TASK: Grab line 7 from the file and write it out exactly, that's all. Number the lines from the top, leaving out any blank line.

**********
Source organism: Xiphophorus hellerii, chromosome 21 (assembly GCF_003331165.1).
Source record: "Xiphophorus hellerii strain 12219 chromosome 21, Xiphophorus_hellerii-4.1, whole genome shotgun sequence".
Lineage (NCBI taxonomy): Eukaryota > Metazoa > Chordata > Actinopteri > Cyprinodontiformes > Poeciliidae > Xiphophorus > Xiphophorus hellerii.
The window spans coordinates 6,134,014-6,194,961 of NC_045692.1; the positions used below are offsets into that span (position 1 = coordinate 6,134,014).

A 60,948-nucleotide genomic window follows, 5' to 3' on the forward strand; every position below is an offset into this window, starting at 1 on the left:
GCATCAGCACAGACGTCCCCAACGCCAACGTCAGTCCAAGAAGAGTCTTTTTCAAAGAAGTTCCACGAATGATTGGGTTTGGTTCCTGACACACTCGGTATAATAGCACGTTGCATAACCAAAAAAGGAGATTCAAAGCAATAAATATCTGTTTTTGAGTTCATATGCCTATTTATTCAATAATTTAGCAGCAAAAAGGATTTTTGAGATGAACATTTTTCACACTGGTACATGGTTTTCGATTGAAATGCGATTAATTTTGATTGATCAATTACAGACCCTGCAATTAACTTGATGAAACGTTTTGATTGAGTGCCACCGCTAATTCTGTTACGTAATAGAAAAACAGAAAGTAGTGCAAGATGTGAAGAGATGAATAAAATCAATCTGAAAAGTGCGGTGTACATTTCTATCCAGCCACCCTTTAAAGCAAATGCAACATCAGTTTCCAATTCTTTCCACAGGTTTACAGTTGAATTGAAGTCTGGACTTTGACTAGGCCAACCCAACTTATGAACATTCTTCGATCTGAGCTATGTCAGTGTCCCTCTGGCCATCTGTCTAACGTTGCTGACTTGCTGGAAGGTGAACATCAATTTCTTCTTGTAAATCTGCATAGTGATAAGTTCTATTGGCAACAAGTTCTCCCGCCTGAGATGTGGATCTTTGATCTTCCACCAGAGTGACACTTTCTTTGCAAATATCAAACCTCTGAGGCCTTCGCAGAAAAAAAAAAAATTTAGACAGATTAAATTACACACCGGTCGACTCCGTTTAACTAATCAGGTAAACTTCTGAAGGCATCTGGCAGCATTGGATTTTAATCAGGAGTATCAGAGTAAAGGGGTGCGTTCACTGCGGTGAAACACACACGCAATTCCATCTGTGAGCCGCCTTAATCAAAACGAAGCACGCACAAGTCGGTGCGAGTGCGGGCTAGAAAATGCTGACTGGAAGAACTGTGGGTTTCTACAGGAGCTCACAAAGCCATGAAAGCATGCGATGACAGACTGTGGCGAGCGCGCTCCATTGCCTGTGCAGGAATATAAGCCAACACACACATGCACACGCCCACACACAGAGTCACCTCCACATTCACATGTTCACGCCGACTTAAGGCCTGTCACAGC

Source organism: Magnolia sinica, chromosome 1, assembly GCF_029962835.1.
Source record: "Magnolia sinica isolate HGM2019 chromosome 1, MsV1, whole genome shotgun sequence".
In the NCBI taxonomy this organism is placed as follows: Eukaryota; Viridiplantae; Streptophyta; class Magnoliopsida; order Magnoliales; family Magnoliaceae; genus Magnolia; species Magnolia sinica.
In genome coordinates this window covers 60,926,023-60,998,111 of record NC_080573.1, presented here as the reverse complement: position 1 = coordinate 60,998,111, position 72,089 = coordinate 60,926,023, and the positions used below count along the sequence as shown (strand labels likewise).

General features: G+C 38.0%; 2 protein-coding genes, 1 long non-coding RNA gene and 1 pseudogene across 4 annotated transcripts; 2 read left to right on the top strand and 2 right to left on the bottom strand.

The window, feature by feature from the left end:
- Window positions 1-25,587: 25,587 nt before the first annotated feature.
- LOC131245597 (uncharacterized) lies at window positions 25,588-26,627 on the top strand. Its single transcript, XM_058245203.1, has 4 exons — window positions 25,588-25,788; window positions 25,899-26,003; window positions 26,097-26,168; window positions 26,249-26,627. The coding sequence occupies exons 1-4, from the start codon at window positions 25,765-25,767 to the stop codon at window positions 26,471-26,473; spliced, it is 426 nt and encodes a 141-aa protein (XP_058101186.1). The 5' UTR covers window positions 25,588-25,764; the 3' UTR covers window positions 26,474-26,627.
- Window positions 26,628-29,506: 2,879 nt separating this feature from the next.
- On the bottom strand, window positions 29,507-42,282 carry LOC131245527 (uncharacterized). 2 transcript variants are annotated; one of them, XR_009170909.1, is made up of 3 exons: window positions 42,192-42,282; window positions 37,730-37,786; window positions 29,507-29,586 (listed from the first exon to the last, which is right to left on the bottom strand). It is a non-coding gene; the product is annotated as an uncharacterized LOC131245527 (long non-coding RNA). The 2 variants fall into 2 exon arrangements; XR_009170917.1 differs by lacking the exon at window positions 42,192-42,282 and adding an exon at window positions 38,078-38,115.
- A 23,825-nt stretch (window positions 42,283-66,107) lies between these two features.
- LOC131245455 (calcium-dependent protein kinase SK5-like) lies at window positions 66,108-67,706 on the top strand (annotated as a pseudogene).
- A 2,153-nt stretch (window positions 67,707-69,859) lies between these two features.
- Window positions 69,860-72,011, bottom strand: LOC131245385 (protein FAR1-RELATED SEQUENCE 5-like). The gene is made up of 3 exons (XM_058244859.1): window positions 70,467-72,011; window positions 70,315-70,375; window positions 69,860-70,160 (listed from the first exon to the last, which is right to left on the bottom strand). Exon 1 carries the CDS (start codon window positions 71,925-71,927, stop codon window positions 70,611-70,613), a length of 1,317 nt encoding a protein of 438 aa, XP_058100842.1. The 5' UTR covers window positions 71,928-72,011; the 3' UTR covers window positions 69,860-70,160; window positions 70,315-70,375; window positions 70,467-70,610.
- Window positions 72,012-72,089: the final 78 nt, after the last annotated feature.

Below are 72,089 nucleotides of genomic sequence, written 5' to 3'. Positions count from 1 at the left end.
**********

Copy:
Source organism: Magnolia sinica, chromosome 1, assembly GCF_029962835.1.